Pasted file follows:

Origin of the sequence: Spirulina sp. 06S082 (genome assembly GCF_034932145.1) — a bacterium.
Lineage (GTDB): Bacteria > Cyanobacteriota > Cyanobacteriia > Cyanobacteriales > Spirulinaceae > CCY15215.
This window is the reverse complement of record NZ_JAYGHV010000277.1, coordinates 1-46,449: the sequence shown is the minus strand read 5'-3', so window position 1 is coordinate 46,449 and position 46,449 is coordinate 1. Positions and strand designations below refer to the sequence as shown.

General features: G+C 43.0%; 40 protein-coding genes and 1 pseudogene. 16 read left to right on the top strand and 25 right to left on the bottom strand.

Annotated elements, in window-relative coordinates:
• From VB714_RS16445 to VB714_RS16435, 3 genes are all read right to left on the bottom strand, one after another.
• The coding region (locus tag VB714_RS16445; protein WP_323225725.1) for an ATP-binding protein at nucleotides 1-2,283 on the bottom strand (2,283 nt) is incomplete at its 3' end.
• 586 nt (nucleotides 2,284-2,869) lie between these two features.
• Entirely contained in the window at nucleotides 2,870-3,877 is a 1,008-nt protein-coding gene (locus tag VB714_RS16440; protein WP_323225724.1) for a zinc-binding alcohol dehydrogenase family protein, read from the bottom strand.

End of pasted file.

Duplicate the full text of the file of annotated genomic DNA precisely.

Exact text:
Origin of the sequence: Spirulina sp. 06S082 (genome assembly GCF_034932145.1) — a bacterium.
Lineage (GTDB): Bacteria > Cyanobacteriota > Cyanobacteriia > Cyanobacteriales > Spirulinaceae > CCY15215.
This window is the reverse complement of record NZ_JAYGHV010000277.1, coordinates 1-46,449: the sequence shown is the minus strand read 5'-3', so window position 1 is coordinate 46,449 and position 46,449 is coordinate 1. Positions and strand designations below refer to the sequence as shown.

General features: G+C 43.0%; 40 protein-coding genes and 1 pseudogene. 16 read left to right on the top strand and 25 right to left on the bottom strand.

Annotated elements, in window-relative coordinates:
• From VB714_RS16445 to VB714_RS16435, 3 genes are all read right to left on the bottom strand, one after another.
• The coding region (locus tag VB714_RS16445; protein WP_323225725.1) for an ATP-binding protein at nucleotides 1-2,283 on the bottom strand (2,283 nt) is incomplete at its 3' end.
• 586 nt (nucleotides 2,284-2,869) lie between these two features.
• Entirely contained in the window at nucleotides 2,870-3,877 is a 1,008-nt protein-coding gene (locus tag VB714_RS16440; protein WP_323225724.1) for a zinc-binding alcohol dehydrogenase family protein, read from the bottom strand.